Jump to content
Ultimaker Community of 3D Printing Experts
Sign in to follow this  
chemwhite

100% infill with Cura

Recommended Posts

When I use 100% fill in Cura, part of the object is filled 100%, but part is not. I assume that this is due to spacing out the lines so that a whole number of lines is spread evenly across the area (even if the lines have to be farther apart than woudll give a 100% fill). I need to print some parts to be used in a test involving the thermal conductivity of the plastic (using a filament with a proprietary material), so having a bunch of small voids in the plastic is undesireable. Any suggestions on how to get a true 100% fill. Note: An overfill condition could be acceptable because the excess material could be cleaned up, where the voids cannot.

Thanks guys :D

Share this post


Link to post
Share on other sites

Problem solved! I used a nozzle diameter of 0.254 mm, and filament diameter of 2.7 mm (actual is 2.82), and printing speed of 50 mm/sec, an infill overlap of 25%, a layer thickness of 0.12 mm (with skins enabled), and a print temperature of 215 for the gray PLA that came with the Ultimaker machine. This gave a very nice 100% infill without voids.

Share this post


Link to post
Share on other sites

Create an account or sign in to comment

You need to be a member in order to leave a comment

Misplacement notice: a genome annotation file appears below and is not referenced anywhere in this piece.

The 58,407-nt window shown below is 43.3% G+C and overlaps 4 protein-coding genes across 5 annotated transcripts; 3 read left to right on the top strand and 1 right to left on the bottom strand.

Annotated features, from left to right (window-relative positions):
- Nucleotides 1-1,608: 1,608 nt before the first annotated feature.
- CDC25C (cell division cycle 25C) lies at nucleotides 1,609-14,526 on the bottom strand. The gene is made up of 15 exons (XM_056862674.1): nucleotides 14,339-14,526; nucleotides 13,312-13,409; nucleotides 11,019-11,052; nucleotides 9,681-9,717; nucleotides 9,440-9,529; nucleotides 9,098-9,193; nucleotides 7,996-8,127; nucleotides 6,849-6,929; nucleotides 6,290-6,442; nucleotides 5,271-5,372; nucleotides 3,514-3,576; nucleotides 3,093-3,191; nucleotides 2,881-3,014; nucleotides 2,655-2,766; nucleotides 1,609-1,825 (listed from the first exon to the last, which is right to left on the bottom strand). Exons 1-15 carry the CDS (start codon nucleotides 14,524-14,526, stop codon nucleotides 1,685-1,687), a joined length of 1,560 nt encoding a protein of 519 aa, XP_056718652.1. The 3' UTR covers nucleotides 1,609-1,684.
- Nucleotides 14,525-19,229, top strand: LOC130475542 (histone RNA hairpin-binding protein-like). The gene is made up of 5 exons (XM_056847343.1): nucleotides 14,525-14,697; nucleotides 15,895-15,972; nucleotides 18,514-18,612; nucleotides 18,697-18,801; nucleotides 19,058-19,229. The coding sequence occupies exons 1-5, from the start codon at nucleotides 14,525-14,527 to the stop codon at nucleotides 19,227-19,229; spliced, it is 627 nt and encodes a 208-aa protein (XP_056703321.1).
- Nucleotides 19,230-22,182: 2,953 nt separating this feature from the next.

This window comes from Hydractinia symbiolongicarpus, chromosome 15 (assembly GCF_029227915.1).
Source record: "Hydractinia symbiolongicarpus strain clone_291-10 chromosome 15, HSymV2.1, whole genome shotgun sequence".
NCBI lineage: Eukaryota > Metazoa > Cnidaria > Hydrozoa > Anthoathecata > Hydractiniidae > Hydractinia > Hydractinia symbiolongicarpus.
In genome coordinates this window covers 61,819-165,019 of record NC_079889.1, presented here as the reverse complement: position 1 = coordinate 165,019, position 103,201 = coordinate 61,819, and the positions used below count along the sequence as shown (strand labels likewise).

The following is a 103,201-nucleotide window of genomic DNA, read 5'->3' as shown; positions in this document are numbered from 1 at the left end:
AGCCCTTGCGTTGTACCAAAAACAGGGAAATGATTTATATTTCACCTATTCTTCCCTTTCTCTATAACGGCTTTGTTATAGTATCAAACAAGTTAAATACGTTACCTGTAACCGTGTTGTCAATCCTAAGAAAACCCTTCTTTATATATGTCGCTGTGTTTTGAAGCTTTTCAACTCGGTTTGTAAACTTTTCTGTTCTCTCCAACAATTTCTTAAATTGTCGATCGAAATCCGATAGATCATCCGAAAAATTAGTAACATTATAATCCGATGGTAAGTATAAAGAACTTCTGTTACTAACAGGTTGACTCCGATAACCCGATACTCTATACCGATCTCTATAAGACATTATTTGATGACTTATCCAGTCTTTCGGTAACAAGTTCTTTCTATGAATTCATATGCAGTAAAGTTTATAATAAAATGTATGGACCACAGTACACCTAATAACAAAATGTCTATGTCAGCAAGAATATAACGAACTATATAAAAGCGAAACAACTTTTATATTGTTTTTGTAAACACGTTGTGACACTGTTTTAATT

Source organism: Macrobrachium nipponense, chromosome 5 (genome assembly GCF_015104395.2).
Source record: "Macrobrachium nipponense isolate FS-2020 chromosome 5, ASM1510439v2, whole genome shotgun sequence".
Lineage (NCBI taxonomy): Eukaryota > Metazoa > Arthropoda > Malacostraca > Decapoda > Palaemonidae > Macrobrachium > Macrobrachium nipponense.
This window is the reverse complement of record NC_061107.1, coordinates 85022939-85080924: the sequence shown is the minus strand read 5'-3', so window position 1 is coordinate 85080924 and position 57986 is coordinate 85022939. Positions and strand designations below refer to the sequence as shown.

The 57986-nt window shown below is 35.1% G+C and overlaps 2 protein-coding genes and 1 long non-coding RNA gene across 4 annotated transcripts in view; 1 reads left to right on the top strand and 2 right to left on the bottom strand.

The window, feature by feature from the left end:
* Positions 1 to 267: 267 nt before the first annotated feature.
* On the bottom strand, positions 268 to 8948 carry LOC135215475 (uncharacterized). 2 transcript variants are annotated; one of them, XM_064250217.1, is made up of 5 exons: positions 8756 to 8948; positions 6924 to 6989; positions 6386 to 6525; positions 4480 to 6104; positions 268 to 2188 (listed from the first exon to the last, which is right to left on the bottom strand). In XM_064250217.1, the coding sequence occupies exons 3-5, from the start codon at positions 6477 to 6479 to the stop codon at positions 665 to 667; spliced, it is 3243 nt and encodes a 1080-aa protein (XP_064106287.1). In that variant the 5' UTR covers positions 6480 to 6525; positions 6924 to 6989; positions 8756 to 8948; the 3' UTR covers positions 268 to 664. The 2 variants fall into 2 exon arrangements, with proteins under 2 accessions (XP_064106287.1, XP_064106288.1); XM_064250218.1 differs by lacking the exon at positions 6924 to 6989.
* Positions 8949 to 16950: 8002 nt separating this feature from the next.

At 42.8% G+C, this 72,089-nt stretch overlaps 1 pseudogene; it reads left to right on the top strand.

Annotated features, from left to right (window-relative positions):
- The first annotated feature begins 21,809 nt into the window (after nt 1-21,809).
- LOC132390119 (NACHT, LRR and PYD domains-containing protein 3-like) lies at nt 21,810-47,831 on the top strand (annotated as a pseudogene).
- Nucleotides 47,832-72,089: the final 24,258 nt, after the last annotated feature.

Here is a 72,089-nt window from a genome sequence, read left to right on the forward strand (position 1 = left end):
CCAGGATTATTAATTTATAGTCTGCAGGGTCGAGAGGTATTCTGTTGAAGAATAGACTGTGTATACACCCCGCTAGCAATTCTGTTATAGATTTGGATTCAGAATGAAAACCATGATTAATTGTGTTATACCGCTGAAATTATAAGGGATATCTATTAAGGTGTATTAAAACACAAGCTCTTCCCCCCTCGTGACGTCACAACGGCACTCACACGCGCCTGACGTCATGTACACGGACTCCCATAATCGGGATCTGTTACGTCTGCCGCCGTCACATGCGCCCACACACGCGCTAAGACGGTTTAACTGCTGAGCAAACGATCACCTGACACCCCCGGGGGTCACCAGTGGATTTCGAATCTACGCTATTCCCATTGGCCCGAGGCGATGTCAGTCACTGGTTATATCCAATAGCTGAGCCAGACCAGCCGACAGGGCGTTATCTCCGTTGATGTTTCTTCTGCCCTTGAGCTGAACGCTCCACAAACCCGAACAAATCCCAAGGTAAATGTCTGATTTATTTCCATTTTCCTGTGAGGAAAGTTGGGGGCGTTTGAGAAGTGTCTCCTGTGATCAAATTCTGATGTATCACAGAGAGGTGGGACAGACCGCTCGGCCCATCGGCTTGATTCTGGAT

Create an account

Sign up for a new account in our community. It's easy!

Register a new account

Sign in

Already have an account? Sign in here.

Sign In Now
Sign in to follow this  

Announcements

  • Our picks

    • Architect Design Contest | Vehicles.
      We're open for entries! - Design and submit your 3D designs of architectural entourage - vehicles - for a chance to win a large filament pack. Presenting an idea, an architectural design or something as big as an urban project isn't easy. A scaled model can really help to get your idea across.
        • Like
      • 14 replies
    • What The DfAM?
      I'm Steve Cox, an experienced engineer familiar with 3D printing. I wanted to share some DfAM guidelines with this community to help and make stronger parts.
      I'm also an Autodesk Certified Instructor for Fusion 360, so many of the images in ...
        • Thanks
        • Like
      • 17 replies
×

Important Information

Welcome to the Ultimaker Community of 3D printing experts. Visit the following links to read more about our Terms of Use or our Privacy Policy. Thank you!